MOUNTAIN VIEW, Calif. (
-- Security specialist
(SYMC - Get Report)
could sidestep the effects of the
IT spending slowdown
when it reports its second-quarter results on Wednesday after market close.
"Our research suggests IT spending is slowly deteriorating, though we contend security is amongst the least discretionary spending categories," noted Brad Zelnick, an analyst at Macquarie Capital, in a recent note. "Security and storage appear to have been prioritized," he added.
|Symantec CEO Enrique Salem.
Recent results from other security and storage players certainly point to robust demand in these areas. On Tuesday, for example,
Internet security firm
reported record revenue in its third-quarter results, while storage giant
Symantec, which sells both security and storage software, will be looking to tap these trends when it reports its own results. Analysts surveyed by Thomson Reuters are looking for the company to post revenue of $1.66 billion and earnings of 39 cents a share, compared to $1.48 billion and 34 cents a share in the same period last year.
The software maker expects revenue between $1.655 billion and $1.675 billion and earnings between 38 cents a share and 39 cents a share.
During its fiscal first quarter, Symantec cited strength in storage backup, as well as its data loss prevention and consumer products. The company's security numbers were also boosted by a spate of headline-grabbing attacks that targeted the likes of defense contractor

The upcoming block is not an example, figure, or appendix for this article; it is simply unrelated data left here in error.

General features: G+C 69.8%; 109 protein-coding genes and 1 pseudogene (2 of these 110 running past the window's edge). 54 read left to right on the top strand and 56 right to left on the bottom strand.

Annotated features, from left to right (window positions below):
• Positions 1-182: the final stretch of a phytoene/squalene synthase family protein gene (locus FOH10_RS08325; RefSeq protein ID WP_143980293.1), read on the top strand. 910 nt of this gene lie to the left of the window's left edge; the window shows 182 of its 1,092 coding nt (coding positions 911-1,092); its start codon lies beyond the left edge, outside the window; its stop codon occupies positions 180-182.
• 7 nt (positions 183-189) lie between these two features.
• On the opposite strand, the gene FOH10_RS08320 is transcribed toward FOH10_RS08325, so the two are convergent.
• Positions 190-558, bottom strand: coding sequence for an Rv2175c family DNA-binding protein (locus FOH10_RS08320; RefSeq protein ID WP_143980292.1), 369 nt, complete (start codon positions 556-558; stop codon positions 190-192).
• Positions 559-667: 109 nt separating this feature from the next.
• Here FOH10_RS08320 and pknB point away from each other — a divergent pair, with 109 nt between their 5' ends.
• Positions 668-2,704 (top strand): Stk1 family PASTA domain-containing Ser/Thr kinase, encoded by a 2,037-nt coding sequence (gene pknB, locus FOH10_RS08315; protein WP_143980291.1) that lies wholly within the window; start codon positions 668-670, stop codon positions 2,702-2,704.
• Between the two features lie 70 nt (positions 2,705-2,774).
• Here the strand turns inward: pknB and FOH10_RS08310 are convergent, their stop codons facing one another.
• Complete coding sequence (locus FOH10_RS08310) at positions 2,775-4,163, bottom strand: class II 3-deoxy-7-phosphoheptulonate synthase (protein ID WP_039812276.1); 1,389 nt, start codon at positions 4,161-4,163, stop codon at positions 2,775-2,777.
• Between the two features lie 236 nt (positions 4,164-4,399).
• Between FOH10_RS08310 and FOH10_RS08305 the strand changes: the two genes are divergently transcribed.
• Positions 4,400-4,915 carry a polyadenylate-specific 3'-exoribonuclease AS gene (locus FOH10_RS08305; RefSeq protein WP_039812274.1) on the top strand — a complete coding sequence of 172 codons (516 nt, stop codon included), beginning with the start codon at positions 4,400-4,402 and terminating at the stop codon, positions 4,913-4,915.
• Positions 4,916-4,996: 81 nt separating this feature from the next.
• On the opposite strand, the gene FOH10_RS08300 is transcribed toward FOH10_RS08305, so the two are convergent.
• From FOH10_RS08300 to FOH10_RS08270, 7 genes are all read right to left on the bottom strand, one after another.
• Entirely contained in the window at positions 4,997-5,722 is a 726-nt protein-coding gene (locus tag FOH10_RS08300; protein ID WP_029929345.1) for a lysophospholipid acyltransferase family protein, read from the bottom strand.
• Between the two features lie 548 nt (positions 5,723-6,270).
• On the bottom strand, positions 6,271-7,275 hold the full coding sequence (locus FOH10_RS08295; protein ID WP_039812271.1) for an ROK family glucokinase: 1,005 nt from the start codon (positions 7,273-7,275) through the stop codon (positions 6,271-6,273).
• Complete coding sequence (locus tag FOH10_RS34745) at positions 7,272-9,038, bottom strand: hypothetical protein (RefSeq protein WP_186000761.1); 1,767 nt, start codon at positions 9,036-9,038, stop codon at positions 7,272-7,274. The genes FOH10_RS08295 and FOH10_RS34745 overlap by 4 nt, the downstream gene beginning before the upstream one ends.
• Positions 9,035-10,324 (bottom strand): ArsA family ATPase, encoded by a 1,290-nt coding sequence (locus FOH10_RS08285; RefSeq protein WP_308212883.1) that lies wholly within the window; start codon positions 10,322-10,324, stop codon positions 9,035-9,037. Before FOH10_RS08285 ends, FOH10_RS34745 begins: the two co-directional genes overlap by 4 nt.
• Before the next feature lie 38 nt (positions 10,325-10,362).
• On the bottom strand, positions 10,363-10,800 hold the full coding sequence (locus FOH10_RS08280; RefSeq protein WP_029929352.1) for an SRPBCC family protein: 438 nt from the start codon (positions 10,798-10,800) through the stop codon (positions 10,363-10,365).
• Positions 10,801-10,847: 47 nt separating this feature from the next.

, which refocused enterprise attention on cyber security.
A recent survey of global companies conducted by Symantec showed that 21% saw an increase in cyber attacks. Last month, Symantec CEO Enrique Salem also cited
growing cyber security spending
during an appearance on
'Fast Money' show.
Salem also noted that there have been attacks on critical infrastructure such as the country's
or financial infrastructure. The company, he added, has exceeded Street estimates the past four quarters.
Macquarie's Zelnick, however, warns that Symantec's third-quarter guidance could feel the strain of a tough economy. "Despite the defensive nature of security software, we expect global macro uncertainty and a stronger U.S. dollar to temper December quarter outlook," he explained.
Symantec shares, which have risen more than 14% this year, were down 42 cents, or 2.26%, at $18.13 on Thursday.
--Written by James Rogers in New York
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